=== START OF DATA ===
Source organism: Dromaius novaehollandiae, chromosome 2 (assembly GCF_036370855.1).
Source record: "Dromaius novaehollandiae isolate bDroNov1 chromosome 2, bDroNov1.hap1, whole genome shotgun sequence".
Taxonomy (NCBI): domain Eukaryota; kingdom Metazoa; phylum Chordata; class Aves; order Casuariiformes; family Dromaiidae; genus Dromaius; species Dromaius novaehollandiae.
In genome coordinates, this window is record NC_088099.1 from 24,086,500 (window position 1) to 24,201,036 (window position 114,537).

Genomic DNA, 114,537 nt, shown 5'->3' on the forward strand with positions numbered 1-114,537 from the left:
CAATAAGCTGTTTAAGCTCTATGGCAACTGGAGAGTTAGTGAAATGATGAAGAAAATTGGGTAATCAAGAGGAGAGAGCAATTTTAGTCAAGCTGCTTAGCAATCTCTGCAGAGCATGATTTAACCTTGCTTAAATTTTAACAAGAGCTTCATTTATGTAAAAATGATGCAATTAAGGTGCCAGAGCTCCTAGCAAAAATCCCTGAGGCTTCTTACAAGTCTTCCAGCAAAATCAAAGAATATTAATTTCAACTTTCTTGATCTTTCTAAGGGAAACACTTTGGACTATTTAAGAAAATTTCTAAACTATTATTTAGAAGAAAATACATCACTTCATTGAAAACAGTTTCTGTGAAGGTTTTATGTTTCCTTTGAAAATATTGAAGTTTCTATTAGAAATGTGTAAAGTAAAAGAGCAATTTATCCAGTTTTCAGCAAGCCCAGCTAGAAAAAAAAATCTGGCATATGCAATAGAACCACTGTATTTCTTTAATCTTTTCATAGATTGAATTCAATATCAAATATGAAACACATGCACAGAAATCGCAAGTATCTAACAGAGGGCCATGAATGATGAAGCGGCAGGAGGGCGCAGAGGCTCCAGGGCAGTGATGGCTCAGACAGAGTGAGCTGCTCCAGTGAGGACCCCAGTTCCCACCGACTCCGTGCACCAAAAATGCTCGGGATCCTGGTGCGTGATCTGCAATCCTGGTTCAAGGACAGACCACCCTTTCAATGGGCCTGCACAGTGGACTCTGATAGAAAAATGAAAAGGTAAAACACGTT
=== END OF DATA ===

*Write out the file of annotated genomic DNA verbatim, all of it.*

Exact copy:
Source organism: Dromaius novaehollandiae, chromosome 2 (assembly GCF_036370855.1).
Source record: "Dromaius novaehollandiae isolate bDroNov1 chromosome 2, bDroNov1.hap1, whole genome shotgun sequence".
Taxonomy (NCBI): domain Eukaryota; kingdom Metazoa; phylum Chordata; class Aves; order Casuariiformes; family Dromaiidae; genus Dromaius; species Dromaius novaehollandiae.
In genome coordinates, this window is record NC_088099.1 from 24,086,500 (window position 1) to 24,201,036 (window position 114,537).

Genomic DNA, 114,537 nt, shown 5'->3' on the forward strand with positions numbered 1-114,537 from the left:
CAATAAGCTGTTTAAGCTCTATGGCAACTGGAGAGTTAGTGAAATGATGAAGAAAATTGGGTAATCAAGAGGAGAGAGCAATTTTAGTCAAGCTGCTTAGCAATCTCTGCAGAGCATGATTTAACCTTGCTTAAATTTTAACAAGAGCTTCATTTATGTAAAAATGATGCAATTAAGGTGCCAGAGCTCCTAGCAAAAATCCCTGAGGCTTCTTACAAGTCTTCCAGCAAAATCAAAGAATATTAATTTCAACTTTCTTGATCTTTCTAAGGGAAACACTTTGGACTATTTAAGAAAATTTCTAAACTATTATTTAGAAGAAAATACATCACTTCATTGAAAACAGTTTCTGTGAAGGTTTTATGTTTCCTTTGAAAATATTGAAGTTTCTATTAGAAATGTGTAAAGTAAAAGAGCAATTTATCCAGTTTTCAGCAAGCCCAGCTAGAAAAAAAAATCTGGCATATGCAATAGAACCACTGTATTTCTTTAATCTTTTCATAGATTGAATTCAATATCAAATATGAAACACATGCACAGAAATCGCAAGTATCTAACAGAGGGCCATGAATGATGAAGCGGCAGGAGGGCGCAGAGGCTCCAGGGCAGTGATGGCTCAGACAGAGTGAGCTGCTCCAGTGAGGACCCCAGTTCCCACCGACTCCGTGCACCAAAAATGCTCGGGATCCTGGTGCGTGATCTGCAATCCTGGTTCAAGGACAGACCACCCTTTCAATGGGCCTGCACAGTGGACTCTGATAGAAAAATGAAAAGGTAAAACACGTT